## Arc Sine laws and stock prices

In a graduate course in probability we give the three arc sine laws for Brownian motion (B(t), 0 < t < 1), which say that the following three random variables have arc sine (Beta(1/2,1/2)) distribution.

• length of time t that B(t) > 0
• last time t that B(t) = 0
• time t that B(t) attains its maximum.
So the usual random walk/Brownian motion models for stock market prices, looked at over a short period, predict that the analogous statistics should follow the arc sine law. Ideally one should look at intra-day prices for each of say 1,000 days. This data is not so easily available; instead we show plots (made by Gah-Yi Vahn in May 2009) giving daily closing S&P500 values for non-overlapping 20-day blocks (there were 746 blocks). Because the model is really a 20-step random walk, not Brownian motion, there are discretization effects. A better comparison of the data above is with a simulation of the random walk, shown below. Ignoring the beta plots, for the 3 statistics the data fits the model simulations pretty well. Note that the discretization effect (deviation from beta) is most noticable for the statistic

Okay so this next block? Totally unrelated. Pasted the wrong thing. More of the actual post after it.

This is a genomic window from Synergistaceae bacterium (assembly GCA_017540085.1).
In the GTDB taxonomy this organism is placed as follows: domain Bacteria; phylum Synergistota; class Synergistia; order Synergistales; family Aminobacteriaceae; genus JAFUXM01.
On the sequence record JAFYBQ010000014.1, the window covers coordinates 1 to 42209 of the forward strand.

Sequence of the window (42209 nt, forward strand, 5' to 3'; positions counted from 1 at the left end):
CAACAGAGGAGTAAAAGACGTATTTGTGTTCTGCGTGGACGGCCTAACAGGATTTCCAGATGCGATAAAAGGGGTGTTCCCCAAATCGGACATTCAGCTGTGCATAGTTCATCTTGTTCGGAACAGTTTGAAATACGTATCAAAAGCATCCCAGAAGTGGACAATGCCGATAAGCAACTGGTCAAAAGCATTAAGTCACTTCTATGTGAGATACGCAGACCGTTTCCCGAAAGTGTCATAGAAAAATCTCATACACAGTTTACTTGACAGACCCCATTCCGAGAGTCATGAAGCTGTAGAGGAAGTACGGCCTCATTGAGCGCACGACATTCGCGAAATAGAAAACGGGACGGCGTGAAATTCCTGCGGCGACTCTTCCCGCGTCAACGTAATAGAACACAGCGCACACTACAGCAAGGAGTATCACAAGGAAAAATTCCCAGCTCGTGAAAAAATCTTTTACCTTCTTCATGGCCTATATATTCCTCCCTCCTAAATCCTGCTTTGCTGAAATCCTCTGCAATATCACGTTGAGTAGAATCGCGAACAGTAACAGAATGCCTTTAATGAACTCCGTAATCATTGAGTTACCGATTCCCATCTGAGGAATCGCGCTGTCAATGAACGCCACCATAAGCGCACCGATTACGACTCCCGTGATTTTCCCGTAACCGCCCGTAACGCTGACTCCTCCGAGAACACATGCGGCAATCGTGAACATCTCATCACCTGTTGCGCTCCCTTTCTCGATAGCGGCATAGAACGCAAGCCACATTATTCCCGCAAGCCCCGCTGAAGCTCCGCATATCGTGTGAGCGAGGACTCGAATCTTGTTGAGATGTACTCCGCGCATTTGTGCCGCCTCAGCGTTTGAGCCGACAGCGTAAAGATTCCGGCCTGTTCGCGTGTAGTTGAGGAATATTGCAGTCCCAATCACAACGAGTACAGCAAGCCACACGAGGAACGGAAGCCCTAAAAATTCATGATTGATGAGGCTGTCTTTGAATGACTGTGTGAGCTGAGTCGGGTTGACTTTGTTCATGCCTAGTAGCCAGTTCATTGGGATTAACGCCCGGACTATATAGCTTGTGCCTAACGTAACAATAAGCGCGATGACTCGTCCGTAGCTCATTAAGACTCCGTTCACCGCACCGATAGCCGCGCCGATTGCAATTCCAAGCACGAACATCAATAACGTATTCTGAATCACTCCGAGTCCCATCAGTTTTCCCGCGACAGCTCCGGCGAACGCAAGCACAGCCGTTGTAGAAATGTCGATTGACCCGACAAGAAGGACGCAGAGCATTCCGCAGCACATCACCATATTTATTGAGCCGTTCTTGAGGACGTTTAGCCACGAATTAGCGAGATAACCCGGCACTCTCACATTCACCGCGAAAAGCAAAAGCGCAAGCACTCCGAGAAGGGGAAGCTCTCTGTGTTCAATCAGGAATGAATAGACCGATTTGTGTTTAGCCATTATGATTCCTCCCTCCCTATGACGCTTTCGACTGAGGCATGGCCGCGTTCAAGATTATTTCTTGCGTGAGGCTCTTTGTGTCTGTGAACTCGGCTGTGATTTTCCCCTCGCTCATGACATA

• T = last time t that B(t) = 0
and in retrospect this is easy to explain. If B(19/20) is close to 0 then it's very likely that T > 19/20 but only has chance about 1/2 that B(1) > 0, whch is needed for the discretization of T to be 1. So the height of the rightmost bar in the histogram for T should be only about 1/2 of the height of the leftmost bar, and that's what we see in data and the model.

### Why this example?

These arc sine laws are both counter-intuitive and non-elementary -- they are not just simple consequences of "fair bet" or "IID sums" -- and there's no way you would predict this behavior except using the specific probability model.